So here’s the picture that God gave me one day while discussing these concepts with my wife. It was so powerful that I literally broke down in tears as I shared it in that moment, and have choked up each time I share it again.

Many Christians simply LOVE to use Hitler as the proof of the need for hell. After all, under his leadership, six million Jews and five million others were tortured and slaughtered, and about twenty million more died trying to defeat or support his attempt at empire-building in the European Theater.

In some sense, I must agree with that argument: Hitler deserves to pay for his crimes against mankind and God. Assuming he stole on average 50 or 60 years of life from each victim of the Holocaust and the war in Europe, Hitler probably deserves about two billion years of punishment to repay his sin. Two BILLION years. By any human measure, that length of punishment is effectively eternity. Because God is infinitely just.

But equally so, God is eternally patient.

So I imagine God the Eternal Father standing at the gates of His heavenly city, watching down the road for that human He created to love, the very last child not in His presence, the bearer of the Image of God despite his sins. And one day, far, far, far in the future, a bedraggled shell of a sad little man appears on the horizon. It took literally billions of years.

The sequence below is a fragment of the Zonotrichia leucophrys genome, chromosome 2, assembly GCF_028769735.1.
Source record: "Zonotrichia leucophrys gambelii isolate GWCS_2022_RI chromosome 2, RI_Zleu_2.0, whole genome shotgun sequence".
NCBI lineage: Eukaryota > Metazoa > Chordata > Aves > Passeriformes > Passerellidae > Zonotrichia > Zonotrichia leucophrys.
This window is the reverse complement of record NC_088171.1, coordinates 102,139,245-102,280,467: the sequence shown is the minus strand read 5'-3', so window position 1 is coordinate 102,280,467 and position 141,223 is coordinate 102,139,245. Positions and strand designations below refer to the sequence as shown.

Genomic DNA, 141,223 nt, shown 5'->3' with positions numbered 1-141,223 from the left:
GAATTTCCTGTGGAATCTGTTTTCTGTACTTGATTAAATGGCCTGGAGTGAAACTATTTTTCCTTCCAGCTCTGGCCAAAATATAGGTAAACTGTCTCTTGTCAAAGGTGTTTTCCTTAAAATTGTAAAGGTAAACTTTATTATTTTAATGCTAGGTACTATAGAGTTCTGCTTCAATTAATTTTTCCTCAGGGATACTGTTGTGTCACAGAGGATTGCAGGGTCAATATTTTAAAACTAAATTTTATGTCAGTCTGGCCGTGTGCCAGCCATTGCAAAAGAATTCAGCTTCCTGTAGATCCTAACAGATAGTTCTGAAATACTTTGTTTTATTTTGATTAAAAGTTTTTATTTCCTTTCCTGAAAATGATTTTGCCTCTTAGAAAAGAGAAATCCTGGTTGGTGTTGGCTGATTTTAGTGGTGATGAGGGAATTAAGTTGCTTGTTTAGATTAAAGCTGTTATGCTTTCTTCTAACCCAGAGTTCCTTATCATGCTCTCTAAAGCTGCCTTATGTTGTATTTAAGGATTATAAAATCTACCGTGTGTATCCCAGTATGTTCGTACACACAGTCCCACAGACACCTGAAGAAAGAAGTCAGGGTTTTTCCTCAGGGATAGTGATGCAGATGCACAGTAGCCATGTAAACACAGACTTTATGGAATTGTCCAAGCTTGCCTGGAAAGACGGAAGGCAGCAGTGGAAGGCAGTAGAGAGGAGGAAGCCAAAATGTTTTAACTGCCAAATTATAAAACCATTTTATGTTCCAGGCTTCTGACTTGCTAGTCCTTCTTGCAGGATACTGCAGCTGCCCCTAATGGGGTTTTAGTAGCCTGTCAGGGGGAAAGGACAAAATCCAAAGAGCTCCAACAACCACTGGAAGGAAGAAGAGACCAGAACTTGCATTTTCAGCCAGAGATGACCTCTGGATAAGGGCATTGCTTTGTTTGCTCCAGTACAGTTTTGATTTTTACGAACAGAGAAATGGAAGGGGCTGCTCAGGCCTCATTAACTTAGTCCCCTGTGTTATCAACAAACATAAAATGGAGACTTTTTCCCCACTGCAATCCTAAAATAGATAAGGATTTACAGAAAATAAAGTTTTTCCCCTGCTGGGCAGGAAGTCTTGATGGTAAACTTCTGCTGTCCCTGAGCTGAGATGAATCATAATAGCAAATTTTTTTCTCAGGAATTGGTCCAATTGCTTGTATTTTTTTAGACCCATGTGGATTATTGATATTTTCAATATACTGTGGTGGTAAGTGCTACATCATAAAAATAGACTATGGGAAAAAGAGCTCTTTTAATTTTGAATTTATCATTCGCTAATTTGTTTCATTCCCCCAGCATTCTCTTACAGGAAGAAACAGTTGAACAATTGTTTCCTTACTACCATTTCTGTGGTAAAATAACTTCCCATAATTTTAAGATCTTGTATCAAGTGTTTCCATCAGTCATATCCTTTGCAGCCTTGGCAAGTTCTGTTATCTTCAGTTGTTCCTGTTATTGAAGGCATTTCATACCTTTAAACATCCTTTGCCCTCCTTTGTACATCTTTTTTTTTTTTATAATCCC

But God is eternally patient.

And Adolf Hitler, after this seeming eternity, finally and irrevocably confronted with a God of justice but also a Father of eternal love and patience, recognized what he had refused while alive on earth: that Christ’s love and sacrifice paid for the sins of ALL mankind. Even him. Especially him.

And he finally surrendered to that love and sacrifice and patience, and started his long walk home.

And God is eternally patient.

Now imagine the joy of the billions of other humans, having lived in the rich glory of God’s eternal presence for that near eternity, watching as, one by one, each of their lost loved ones also finally accepted Christ’s sacrifice and came home.

But one has always been missing.

And on this monumental day, they join in wonder and praise as this one final long-lost sheep appears on the horizon, and God runs to Him and embraces him, this sinner who has finally completely surrendered to Christ, finally having paid for his sin for which he did not accept Christ’s payment. Imagine the roaring, wondrous shout of joy as those billions of humans rejoice together in the ultimate fulfillment of all those verses about the unquenchable, immeasurable, eternal love of God, that Christ’s work was shown to not just be finished, but perfect and totally complete – this time in utter reality, not just in principle.

Because God is eternally patient.